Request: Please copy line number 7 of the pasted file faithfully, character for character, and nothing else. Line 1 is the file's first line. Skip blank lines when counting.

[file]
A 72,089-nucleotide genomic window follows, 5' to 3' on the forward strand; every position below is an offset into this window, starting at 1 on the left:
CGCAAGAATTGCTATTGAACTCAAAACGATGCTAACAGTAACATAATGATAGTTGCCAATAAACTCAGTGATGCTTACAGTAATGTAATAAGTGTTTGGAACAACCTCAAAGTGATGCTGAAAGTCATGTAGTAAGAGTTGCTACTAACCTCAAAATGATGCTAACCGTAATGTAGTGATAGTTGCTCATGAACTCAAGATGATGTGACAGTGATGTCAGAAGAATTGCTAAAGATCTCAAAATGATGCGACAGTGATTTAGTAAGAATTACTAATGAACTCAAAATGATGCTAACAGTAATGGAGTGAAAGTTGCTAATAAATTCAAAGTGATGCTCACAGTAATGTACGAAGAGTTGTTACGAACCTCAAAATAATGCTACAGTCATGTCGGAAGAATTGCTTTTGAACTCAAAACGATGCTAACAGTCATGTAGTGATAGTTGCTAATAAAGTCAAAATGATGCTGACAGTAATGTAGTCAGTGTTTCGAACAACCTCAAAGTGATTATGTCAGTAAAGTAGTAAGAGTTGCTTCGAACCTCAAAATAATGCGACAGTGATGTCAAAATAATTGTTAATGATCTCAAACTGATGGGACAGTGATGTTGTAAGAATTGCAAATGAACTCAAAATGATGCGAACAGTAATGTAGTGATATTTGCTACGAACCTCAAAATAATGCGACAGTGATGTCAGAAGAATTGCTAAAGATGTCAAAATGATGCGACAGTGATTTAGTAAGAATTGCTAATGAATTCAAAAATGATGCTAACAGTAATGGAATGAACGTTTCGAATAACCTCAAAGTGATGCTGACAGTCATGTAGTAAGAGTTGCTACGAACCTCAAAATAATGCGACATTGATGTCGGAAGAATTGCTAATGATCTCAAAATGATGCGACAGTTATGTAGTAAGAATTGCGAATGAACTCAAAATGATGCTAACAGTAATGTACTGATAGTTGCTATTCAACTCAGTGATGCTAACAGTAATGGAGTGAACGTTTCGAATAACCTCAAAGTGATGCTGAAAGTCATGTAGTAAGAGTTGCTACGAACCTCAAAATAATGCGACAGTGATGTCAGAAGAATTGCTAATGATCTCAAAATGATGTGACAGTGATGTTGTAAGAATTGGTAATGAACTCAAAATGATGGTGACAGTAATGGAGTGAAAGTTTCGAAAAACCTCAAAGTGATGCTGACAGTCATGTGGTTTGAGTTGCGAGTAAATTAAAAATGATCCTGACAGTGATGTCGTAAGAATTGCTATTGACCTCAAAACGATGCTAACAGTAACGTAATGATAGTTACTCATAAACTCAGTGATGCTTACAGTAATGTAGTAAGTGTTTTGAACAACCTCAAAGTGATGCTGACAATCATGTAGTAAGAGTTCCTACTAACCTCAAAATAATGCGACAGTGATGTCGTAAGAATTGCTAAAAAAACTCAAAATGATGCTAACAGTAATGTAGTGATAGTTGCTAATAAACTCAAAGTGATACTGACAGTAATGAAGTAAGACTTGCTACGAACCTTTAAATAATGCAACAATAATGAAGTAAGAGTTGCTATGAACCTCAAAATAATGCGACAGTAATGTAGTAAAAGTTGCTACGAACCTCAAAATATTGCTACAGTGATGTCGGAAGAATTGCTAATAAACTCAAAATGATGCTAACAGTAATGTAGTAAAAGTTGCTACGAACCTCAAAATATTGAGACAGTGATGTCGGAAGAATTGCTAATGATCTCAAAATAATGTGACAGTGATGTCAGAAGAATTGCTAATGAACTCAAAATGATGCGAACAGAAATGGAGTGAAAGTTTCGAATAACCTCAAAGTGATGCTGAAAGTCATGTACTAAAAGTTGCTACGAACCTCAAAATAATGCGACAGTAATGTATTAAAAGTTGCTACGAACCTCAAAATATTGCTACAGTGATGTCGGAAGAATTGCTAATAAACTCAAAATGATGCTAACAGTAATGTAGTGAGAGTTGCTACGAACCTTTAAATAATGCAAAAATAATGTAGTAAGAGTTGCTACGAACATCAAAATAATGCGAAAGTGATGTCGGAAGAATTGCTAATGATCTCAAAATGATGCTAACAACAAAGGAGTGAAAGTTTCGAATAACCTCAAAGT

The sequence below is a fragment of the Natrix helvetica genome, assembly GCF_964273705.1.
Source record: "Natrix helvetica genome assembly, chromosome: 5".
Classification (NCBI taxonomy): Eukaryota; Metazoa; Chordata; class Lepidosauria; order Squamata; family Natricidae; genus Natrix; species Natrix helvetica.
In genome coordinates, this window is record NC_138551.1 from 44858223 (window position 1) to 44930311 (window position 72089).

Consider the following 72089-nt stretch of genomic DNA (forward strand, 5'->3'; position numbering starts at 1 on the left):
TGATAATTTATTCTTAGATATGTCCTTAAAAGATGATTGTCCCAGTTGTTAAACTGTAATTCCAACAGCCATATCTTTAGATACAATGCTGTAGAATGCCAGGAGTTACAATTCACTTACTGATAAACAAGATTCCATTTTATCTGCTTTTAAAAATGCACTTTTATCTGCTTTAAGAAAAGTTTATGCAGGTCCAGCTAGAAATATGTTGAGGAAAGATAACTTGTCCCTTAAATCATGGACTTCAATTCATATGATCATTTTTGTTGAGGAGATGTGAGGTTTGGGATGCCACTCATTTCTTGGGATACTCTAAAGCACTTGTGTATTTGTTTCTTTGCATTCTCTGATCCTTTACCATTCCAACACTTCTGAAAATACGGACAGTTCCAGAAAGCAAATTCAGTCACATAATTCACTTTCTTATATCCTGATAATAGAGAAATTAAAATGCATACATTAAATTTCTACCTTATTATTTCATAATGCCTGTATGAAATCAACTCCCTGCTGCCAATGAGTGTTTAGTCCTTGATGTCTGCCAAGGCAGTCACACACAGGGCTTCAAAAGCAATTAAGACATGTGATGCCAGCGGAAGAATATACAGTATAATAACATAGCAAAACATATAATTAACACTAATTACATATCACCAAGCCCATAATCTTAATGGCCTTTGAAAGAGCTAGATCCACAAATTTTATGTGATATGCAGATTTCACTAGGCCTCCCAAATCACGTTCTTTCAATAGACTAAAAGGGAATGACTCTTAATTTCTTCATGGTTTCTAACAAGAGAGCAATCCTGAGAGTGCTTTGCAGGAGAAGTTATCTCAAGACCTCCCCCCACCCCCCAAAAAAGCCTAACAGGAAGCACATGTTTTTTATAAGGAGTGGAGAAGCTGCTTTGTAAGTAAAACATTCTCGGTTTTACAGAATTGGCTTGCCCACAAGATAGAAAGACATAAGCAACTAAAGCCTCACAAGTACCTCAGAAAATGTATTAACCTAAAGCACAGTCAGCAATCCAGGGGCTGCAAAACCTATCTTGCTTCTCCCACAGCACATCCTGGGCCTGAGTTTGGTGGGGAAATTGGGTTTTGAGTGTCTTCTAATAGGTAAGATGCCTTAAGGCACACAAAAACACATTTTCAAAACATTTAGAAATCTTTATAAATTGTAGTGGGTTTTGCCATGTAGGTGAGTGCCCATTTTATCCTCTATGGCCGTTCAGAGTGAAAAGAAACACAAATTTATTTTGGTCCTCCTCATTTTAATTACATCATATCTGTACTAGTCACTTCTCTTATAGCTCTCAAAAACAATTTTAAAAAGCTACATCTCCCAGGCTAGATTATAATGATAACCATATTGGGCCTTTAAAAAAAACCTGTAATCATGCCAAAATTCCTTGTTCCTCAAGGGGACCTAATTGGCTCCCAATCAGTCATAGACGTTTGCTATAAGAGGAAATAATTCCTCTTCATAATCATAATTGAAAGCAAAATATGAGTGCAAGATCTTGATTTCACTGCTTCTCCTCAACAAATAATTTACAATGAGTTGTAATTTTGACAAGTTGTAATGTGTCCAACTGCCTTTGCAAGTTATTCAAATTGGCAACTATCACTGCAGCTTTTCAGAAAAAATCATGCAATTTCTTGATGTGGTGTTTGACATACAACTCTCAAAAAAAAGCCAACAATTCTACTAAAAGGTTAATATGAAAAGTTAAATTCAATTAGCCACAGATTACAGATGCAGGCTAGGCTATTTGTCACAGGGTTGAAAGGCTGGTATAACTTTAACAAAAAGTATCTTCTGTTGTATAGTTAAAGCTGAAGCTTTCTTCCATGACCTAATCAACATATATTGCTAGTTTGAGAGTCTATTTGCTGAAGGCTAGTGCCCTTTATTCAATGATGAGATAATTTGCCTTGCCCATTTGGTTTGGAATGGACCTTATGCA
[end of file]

Consider the following 72089-nt stretch of genomic DNA (forward strand, 5'->3'; position numbering starts at 1 on the left):